Rhythm: Quarter Notes, Eighth Notes, Rests & Other Basic Rhythms

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  • 0:56 Whole Notes and Whole Rests
  • 2:24 Half Notes and Half Rests
  • 3:37 Quarter Notes and…
  • 5:27 Flags and Beams
  • 6:18 Eighth Notes and Eighth Rests
  • 7:52 Sixteenth Notes and…
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Lesson Transcript
Instructor: Liz Diamond-Manlusoc

Liz has taught music for K-12 and beyond. She holds a master's degree in Education Media and Design Technology.

Rhythm is an imperative part of music. Knowing the basic rhythms such as quarter notes, eighth notes, and rests will give you a deeper understanding of the music you hear. Learn about these notes and other basic rhythms in this lesson!

Rhythm and Pacing/Pulse

Say, have you ever wondered what it would be like to be a musician? How about a boxer? At first glance, these two lads seem to have nothing in common. Believe it or not, there are many similarities between musicians and boxers. Both use their hands, practice many hours a week, and require impeccable timing and unbeatable rhythmic combinations. Let's take a look at the basics of their practice routines through rhythm.

Whole Notes and Whole Rests

Good boxers and musicians always get in pace before starting. Once the musician and boxer have found their pace, a proper warm up can take place. Each might start with breathing or playing four full counts like a whole note. The whole note is typically defined as having four full counts or lasting one whole measure. This is true in many situations, and because other notes are named according to their division of the whole note, we'll make the assumption for this lesson that the whole note is equal to four beats. Let's warm up with a whole note, boys! The whole note looks like an oval with a circle cut out of the center, kind of like an oblong doughnut.

The musician and the boxer can't spend all of their time practicing, though. Sometimes they also need a little rest. In music, a rest is a note that is silent. Rests are easy to tell apart visually from other rhythms because they are either rectangular or made of lines. The whole rest is silent and lasts one whole measure. For our case, we'll assume this is four beats. Take a rest boys, a whole rest!

Half Notes and Half Rests

OK, boys, let's pick up the pace a bit. You can see that our musician and our boxer are now warming up at a rhythm that is half the length of the whole note. This is called a half note. The half note is usually defined as having a value of two beats. If we look carefully at the half note, we can see that it looks different from the whole note. This part is called the note head, and this part is called the stem. It's important to observe that, on the half note, the center of the note head is empty. The stem can point up or down, depending where it is on the staff.

The half note is made of an empty note head and a stem
Half Note

We can have our boys vary the rhythm by adding in a half rest every now and then. The half rest is silent and lasts for two beats. It looks very much like the whole rest but is on top of the line instead of underneath. Let's see the half rest in action.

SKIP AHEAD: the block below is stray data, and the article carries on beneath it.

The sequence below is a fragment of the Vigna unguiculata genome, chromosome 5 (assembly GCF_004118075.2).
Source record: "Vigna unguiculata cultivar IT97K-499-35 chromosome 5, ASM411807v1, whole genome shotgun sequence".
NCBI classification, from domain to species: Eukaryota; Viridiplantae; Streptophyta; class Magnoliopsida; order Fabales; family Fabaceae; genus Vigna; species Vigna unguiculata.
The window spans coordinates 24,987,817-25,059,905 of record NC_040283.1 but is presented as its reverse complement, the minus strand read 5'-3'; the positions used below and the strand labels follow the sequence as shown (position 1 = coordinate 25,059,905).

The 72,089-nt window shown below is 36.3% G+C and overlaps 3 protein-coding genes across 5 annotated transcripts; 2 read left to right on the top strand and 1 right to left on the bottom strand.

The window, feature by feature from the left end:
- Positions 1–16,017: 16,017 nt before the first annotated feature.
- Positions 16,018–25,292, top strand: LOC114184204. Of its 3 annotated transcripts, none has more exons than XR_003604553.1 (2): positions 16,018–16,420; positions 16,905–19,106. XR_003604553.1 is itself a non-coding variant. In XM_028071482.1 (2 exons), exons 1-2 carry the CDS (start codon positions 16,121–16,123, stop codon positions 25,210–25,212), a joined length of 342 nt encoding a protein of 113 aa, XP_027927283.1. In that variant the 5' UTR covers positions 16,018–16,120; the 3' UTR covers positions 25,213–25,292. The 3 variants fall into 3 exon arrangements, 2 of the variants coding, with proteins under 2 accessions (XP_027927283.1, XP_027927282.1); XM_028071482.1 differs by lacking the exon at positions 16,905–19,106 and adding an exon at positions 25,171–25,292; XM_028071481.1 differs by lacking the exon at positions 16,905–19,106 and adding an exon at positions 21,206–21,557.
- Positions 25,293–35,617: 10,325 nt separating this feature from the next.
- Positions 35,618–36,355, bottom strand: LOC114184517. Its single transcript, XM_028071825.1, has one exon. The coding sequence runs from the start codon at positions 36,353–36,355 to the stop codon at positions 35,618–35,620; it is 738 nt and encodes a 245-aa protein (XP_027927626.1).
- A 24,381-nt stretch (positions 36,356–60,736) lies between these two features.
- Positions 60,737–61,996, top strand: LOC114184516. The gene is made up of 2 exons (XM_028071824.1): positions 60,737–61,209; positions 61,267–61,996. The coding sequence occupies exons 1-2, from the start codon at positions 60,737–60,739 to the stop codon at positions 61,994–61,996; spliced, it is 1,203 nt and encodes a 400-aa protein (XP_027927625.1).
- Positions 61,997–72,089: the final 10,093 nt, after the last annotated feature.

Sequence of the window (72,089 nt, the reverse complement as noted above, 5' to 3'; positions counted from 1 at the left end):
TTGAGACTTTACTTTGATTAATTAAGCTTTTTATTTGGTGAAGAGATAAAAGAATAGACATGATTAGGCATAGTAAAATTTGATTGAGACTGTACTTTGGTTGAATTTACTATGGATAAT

Quarter Notes and Quarter Rests

Our musician and boxer can continue to play smaller rhythms. The next smallest increment is called a quarter note. They are called quarter notes because they are 1/4 the length of a whole note. Quarter notes are often equal to one beat each. So in a case like this, they match the pulse. It's important to note that quarter notes do not always match the pace. Unlike half notes, quarter notes have a filled in note head. In fact, they kind of look like our drummer's and boxer's legs!

The silent version of the quarter note is the quarter rest, which is equal to one beat of silence or pause. The quarter rest looks like this.

Quarter rests as part of a rhythm
Quarter Rest

If we change the previous rhythm to have a quarter rest on the last beat, we get this. The beat is still there - it's just silent. Rests may seem unnecessary, but they are an important part of keeping the rhythm interesting and less predictable, which is something important for both boxers and musicians. If we really want to mix it up, we can put the rests in different places. Go boys, go!

Flags and Beams

So far, our rhythms have been pretty tame. This can be boring for the musician and makes it difficult for the boxer to win. Let's incorporate some rhythms that are smaller. Notes smaller than quarter notes have flags or beams. Beamed notes are just two or more flagged notes next to each other, like if you tied their flags at the top or bottom. Flags and beams serve the same purpose. For each additional flag or beam, the value of the note is cut smaller by half. The more flags or beams a note has, the shorter its length is. So, a note with many flags or many beams is quite short - maybe even too short for our guys!

Eighth Notes and Eighth Rests

The largest type of note with a flag or beam is the eighth note. Eighth notes are equal to 1/8 the length of a whole note. This means that they often have a quicker feel than the pulse and sound twice as fast as quarter notes. Eighth notes often come in a pair, like this, which has a beam across the top. If we assume that the whole note is worth four beats, then each pair of eighth notes is worth one beat. This means that individually, each half of the pair is worth half a beat.

A beam connects two eighth notes
Eighth Notes

Let's see these eighth notes in action! Boy, are eighth notes exciting! Let's see them combined with quarter notes and quarter rests. You're sure to get a knock out with this one! The eighth rest is the silent equivalent of the eighth note. If we add in some eighth rests, we get some really snazzy rhythms!

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